There is a large and growing body of extensive research regarding the benefits of high-quality early childhood programs across the lifespan, positively impacting multiple aspects of society. A recent study out of Vanderbilt University has revisited one of the earliest of these research studies to further understand why these benefits occur in the first place.

The HighScope Perry Preschool experiment was a randomized early childhood intervention conducted in the mid-1960’s to test the lifetime benefit of high-quality preschool by tracking the program’s attendees through age 40, collecting a wide range of psychological, achievement, and employment data as well as family and health outcomes and other measures. In 2010, Peter Savelyev, a Vanderbilt assistant professor of economics who studies the economics of human development, and co-authors including the Nobel Prize-winning University of Chicago economist James Heckman established that the Perry Preschool Project provided a significant benefit to the attendees’ adult lives.

Savalyev’s more recent study links these successful adult outcomes to the behavioral skills attendees learned during the Perry Preschool program. While the Perry Project had only a temporary effect on IQ, the authors found that the preschool had durable effects on the children’s noncognitive skills. The children exhibited a significant reduction in externalizing behavior, including measurements of antisocial behaviors like lying, stealing, swearing or being aggressive or disruptive. The researchers say this positive impact “is the program’s most lasting and life-changing effect.”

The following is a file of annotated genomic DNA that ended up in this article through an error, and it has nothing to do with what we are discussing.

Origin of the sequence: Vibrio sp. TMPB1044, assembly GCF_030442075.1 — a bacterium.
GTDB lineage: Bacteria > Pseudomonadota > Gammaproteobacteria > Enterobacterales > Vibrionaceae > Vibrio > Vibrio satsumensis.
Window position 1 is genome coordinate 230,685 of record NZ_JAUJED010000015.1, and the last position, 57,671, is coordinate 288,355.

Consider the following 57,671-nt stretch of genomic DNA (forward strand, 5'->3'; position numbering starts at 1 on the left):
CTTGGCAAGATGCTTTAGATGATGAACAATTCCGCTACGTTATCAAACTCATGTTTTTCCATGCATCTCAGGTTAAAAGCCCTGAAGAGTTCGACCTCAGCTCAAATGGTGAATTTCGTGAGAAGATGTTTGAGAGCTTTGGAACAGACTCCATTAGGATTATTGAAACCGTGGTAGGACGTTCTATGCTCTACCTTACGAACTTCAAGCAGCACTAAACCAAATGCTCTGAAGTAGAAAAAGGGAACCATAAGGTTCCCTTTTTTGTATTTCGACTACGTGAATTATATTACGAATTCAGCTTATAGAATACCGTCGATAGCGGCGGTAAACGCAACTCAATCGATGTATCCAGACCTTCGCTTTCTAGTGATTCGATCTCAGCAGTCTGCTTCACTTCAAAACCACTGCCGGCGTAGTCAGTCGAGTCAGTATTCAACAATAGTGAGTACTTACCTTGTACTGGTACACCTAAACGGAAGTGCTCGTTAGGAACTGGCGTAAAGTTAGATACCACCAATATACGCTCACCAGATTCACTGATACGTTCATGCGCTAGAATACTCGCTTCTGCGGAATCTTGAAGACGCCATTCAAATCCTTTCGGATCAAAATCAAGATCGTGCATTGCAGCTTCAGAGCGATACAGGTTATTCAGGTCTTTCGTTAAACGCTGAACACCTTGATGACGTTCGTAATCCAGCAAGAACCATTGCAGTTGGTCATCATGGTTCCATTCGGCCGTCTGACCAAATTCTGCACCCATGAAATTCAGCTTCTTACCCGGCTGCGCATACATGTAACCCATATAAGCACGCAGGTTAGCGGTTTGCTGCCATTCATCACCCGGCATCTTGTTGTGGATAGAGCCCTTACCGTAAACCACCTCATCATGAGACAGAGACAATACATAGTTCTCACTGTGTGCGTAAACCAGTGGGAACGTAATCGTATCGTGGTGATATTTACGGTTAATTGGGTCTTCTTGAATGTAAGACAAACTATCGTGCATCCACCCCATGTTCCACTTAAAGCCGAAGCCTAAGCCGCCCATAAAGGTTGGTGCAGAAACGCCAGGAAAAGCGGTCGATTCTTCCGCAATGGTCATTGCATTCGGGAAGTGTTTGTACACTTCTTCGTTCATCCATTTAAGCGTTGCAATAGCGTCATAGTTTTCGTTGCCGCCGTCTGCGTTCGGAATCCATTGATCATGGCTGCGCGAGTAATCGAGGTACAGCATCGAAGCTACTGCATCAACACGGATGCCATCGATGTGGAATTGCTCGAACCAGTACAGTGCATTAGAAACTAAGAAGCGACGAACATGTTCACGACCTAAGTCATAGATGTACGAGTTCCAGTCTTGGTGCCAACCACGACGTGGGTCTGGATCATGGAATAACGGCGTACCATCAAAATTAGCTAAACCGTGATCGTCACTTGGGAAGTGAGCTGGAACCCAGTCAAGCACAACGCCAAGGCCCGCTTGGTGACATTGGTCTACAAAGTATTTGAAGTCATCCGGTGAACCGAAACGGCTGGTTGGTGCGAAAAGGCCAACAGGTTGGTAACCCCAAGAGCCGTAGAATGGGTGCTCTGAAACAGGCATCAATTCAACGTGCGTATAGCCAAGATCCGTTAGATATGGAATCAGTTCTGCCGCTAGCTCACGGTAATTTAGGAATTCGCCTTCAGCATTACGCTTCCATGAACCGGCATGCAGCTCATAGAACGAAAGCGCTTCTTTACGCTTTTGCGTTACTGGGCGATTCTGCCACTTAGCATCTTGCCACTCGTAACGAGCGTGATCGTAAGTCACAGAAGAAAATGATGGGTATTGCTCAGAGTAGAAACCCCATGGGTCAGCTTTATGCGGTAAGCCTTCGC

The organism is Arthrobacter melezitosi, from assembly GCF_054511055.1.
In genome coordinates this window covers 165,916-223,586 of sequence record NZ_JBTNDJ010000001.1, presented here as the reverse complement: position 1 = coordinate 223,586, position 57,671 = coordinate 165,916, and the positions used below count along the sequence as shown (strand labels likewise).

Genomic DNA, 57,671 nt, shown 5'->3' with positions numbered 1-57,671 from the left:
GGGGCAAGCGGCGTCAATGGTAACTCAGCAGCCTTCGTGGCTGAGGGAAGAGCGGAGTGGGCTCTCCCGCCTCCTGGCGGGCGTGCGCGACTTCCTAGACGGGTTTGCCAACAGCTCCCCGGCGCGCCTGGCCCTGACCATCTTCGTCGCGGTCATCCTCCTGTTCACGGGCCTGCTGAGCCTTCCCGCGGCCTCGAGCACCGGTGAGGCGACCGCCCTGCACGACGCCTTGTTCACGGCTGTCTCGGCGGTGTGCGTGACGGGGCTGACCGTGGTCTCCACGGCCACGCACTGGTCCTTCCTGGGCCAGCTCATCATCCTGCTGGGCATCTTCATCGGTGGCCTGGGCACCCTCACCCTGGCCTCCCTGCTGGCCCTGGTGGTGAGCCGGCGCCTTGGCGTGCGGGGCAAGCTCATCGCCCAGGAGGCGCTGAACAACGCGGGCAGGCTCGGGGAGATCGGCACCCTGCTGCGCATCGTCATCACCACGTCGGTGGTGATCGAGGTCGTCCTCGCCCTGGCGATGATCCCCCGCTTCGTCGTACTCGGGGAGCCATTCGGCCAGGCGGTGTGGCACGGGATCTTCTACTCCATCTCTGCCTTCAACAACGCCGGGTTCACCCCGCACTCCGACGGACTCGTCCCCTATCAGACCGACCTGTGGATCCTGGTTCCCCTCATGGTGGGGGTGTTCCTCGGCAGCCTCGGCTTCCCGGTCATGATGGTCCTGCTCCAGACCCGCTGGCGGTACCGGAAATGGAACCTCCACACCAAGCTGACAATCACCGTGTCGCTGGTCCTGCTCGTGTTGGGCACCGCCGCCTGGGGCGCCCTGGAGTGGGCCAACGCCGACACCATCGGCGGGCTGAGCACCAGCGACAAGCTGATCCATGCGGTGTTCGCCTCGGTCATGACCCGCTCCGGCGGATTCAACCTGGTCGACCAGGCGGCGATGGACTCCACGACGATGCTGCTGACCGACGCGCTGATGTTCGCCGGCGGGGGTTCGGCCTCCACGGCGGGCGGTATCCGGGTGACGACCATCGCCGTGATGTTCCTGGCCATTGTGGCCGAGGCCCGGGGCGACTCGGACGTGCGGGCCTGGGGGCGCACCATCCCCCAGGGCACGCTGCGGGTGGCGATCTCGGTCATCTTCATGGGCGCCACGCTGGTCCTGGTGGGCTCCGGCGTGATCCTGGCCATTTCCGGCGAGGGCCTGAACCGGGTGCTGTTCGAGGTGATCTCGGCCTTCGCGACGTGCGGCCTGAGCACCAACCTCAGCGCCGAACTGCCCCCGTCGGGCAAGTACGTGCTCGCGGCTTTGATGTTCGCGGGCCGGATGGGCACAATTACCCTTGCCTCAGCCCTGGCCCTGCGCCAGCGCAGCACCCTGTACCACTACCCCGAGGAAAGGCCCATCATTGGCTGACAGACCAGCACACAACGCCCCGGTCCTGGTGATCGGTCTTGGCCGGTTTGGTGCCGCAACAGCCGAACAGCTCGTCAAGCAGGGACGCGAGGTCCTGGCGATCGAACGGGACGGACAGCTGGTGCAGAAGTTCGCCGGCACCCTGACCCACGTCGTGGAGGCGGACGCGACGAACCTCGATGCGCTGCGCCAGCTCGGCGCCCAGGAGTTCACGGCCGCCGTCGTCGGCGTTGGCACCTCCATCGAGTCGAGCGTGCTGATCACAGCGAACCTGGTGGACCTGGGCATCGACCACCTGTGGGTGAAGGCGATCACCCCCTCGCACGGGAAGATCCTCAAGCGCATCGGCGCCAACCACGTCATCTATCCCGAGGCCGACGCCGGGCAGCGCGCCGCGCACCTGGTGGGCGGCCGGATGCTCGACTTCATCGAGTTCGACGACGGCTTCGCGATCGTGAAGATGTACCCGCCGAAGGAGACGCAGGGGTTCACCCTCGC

Understanding the lifelong benefits of preschool is a helpful summary of these recent research findings. You can read the original research paper, as published in the October 2013 issue of American Economic Review, here: Understanding the Mechanisms Through Which an Influential Early Childhood Program Boosted Adult Outcomes.1

1Heckman, James, Rodrigo Pinto, and Peter Savelyev. 2013. “Understanding the Mechanisms through Which an Influential Early Childhood Program Boosted Adult Outcomes.” American Economic Review, 103(6): 2052-86.

This post originally appeared, in a slightly different form, at the Along Shady Lane blog, © 2014 Shady Lane, all rights reserved. Reprinted with permission.

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